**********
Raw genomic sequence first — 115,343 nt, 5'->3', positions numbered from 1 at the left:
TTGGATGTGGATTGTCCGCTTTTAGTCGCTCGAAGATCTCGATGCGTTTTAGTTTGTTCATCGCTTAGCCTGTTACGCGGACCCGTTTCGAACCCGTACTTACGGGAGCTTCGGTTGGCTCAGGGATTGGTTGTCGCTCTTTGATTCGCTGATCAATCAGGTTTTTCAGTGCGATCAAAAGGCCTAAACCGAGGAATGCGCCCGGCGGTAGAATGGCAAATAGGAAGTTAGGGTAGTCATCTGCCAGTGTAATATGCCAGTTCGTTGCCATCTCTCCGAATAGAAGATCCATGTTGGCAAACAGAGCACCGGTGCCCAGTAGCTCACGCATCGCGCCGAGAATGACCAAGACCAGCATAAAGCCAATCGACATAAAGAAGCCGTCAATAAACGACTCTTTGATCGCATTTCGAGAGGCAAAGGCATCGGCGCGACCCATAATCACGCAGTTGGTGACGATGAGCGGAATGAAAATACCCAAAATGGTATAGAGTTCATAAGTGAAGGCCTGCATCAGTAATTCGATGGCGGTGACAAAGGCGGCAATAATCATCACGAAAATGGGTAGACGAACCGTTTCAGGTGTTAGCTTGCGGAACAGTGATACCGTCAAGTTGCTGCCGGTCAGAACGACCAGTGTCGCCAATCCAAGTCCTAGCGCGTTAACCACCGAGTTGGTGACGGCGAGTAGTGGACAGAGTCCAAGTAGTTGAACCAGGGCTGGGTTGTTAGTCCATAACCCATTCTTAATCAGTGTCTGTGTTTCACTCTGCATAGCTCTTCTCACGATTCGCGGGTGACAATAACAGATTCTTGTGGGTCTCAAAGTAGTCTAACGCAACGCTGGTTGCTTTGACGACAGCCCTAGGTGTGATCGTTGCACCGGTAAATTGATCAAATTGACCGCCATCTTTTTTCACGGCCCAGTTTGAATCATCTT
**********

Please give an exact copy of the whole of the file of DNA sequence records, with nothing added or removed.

Raw genomic sequence first — 115,343 nt, 5'->3', positions numbered from 1 at the left:
TTGGATGTGGATTGTCCGCTTTTAGTCGCTCGAAGATCTCGATGCGTTTTAGTTTGTTCATCGCTTAGCCTGTTACGCGGACCCGTTTCGAACCCGTACTTACGGGAGCTTCGGTTGGCTCAGGGATTGGTTGTCGCTCTTTGATTCGCTGATCAATCAGGTTTTTCAGTGCGATCAAAAGGCCTAAACCGAGGAATGCGCCCGGCGGTAGAATGGCAAATAGGAAGTTAGGGTAGTCATCTGCCAGTGTAATATGCCAGTTCGTTGCCATCTCTCCGAATAGAAGATCCATGTTGGCAAACAGAGCACCGGTGCCCAGTAGCTCACGCATCGCGCCGAGAATGACCAAGACCAGCATAAAGCCAATCGACATAAAGAAGCCGTCAATAAACGACTCTTTGATCGCATTTCGAGAGGCAAAGGCATCGGCGCGACCCATAATCACGCAGTTGGTGACGATGAGCGGAATGAAAATACCCAAAATGGTATAGAGTTCATAAGTGAAGGCCTGCATCAGTAATTCGATGGCGGTGACAAAGGCGGCAATAATCATCACGAAAATGGGTAGACGAACCGTTTCAGGTGTTAGCTTGCGGAACAGTGATACCGTCAAGTTGCTGCCGGTCAGAACGACCAGTGTCGCCAATCCAAGTCCTAGCGCGTTAACCACCGAGTTGGTGACGGCGAGTAGTGGACAGAGTCCAAGTAGTTGAACCAGGGCTGGGTTGTTAGTCCATAACCCATTCTTAATCAGTGTCTGTGTTTCACTCTGCATAGCTCTTCTCACGATTCGCGGGTGACAATAACAGATTCTTGTGGGTCTCAAAGTAGTCTAACGCAACGCTGGTTGCTTTGACGACAGCCCTAGGTGTGATCGTTGCACCGGTAAATTGATCAAATTGACCGCCATCTTTTTTCACGGCCCAGTTTGAATCATCTT